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# Quantization (signal processing)

In digital signal processing, quantization is the process of approximating a continuous signal by a set of discrete symbols or integer values; that is, converting an analog signal to a digital one via analog-to-digital conversion. In general, a quantization operator can be represented as

$Q(x) = \operatorname{round}(f(x))$

where x is a real number, Q(x) an integer, and f(x) is an arbitrary real-valued function that controls the "quantization law" of the particular coder.

In computer audio, a linear scale is most common. If x is a real valued number between -1 and 1, the quantization operator can therefore be alternately expressed as,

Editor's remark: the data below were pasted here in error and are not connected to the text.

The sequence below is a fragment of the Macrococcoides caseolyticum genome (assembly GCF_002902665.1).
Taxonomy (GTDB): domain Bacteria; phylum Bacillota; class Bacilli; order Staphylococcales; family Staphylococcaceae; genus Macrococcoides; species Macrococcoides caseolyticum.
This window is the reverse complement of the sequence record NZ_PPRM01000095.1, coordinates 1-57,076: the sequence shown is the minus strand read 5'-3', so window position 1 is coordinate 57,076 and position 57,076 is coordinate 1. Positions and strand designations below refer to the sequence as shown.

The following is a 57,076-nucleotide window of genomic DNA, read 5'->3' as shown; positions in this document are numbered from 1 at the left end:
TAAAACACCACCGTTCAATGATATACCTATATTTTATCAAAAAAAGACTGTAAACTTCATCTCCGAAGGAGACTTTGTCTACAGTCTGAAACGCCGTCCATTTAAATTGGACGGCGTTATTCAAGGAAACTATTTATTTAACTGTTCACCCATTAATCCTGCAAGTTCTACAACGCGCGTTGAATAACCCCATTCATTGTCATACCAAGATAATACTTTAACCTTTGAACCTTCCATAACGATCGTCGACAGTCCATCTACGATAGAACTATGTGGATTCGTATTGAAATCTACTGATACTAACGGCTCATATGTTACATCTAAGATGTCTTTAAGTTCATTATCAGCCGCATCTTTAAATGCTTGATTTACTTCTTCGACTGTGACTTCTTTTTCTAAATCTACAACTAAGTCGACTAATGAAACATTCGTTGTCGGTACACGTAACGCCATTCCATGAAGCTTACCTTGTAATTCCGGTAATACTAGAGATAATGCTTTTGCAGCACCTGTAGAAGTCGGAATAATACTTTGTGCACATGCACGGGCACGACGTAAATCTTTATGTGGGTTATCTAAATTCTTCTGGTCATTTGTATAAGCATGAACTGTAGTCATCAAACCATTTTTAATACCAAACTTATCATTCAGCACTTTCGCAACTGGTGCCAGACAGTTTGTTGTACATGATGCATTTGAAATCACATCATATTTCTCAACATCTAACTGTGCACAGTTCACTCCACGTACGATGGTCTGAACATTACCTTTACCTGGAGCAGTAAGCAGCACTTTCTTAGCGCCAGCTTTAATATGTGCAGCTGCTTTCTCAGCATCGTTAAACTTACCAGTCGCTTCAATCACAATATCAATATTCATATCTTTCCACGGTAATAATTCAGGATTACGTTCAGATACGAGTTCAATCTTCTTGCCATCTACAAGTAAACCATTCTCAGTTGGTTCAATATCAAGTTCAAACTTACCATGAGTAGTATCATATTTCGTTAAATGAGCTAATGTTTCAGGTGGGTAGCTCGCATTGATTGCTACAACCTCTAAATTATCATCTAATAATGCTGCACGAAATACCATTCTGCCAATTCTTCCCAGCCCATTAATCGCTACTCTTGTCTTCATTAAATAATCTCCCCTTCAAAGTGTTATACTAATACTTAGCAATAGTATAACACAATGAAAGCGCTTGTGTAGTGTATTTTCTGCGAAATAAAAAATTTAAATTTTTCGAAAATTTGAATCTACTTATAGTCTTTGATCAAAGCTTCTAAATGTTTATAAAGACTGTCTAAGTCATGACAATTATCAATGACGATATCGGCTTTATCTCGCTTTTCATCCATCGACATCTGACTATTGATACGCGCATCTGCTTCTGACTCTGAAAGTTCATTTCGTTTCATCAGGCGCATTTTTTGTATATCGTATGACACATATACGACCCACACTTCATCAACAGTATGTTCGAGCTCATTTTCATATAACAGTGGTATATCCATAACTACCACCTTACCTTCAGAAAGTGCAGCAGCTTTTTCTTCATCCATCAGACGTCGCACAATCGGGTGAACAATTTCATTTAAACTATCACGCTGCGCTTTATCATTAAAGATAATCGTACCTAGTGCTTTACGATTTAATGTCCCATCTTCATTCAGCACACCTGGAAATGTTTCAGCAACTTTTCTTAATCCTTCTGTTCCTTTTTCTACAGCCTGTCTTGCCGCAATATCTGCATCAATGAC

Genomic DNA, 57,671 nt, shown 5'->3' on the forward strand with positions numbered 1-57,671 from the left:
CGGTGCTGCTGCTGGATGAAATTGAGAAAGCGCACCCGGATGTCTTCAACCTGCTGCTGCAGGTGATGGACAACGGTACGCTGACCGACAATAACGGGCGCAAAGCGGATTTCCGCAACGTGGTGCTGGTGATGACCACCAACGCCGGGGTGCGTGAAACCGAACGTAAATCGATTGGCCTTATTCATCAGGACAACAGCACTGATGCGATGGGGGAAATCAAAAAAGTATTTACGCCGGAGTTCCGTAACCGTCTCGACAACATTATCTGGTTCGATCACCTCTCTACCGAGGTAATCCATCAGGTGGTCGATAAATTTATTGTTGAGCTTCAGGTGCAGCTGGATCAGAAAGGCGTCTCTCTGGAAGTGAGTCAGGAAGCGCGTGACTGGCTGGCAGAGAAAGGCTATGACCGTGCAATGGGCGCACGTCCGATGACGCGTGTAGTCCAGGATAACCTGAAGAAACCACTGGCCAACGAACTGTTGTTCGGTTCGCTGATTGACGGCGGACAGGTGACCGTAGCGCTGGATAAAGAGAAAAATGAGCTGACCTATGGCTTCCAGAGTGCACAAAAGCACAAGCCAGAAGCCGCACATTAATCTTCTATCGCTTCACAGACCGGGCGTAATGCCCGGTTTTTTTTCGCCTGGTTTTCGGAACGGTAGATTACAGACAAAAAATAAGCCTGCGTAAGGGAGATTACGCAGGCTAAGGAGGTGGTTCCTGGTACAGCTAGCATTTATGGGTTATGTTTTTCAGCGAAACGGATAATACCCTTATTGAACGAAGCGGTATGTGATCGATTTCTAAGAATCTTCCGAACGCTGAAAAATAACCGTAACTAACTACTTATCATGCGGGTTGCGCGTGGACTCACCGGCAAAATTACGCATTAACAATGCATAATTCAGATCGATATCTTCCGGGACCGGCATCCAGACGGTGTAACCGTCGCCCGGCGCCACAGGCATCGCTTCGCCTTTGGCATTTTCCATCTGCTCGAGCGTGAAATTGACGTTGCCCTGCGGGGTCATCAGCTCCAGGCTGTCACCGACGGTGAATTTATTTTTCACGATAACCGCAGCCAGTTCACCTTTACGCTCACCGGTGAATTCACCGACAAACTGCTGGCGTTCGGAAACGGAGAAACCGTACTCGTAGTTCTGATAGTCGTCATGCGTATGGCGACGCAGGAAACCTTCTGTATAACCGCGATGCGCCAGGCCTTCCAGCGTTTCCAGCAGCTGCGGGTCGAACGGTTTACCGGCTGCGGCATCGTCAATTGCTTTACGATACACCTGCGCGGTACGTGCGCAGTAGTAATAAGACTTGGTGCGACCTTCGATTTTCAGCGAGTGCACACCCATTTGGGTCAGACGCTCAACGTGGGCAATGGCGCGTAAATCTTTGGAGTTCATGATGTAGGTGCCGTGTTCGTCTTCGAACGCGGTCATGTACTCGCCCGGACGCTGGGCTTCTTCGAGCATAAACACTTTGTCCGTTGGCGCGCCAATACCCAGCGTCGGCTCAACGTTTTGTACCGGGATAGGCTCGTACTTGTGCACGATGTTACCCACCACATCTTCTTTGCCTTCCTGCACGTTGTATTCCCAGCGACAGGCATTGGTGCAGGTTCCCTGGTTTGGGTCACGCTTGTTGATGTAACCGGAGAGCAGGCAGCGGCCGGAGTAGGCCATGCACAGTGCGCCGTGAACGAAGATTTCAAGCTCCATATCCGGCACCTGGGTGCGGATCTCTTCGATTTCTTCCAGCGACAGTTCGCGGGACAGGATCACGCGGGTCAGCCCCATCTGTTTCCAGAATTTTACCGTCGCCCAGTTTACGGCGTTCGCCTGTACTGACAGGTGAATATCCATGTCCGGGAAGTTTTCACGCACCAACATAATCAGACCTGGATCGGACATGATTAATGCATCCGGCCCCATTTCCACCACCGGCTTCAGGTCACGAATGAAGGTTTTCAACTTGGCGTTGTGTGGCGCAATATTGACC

$Q(x) = \frac{\operatorname{round}(2^{M-1}x)}{2^{M-1}}$

where M is the number of bits used to quantize the value. Using this quantization law and assuming that quantization noise is uniformly distributed (accurate for rapidly varying x or high M), the signal to noise ratio can be approximated as

$\frac{S}{N_q} \approx (6.02M + 1.76)dB$.

From this equation, it is often said that the SNR is approximately 6dB per bit.

In digital telephony, two popular quantization schemes are the 'A-law' (dominant in Europe) and 'µ-law' (dominant in North America and Japan). These schemes map discrete analog values to an 8 bit scale that is nearly linear for small values and then increase logarithmically as amplitude grows. Because the human ear's perception of loudness is roughly logarithmic, this provides a higher signal to noise ratio over the range of audible sound intensities for a given number of bits.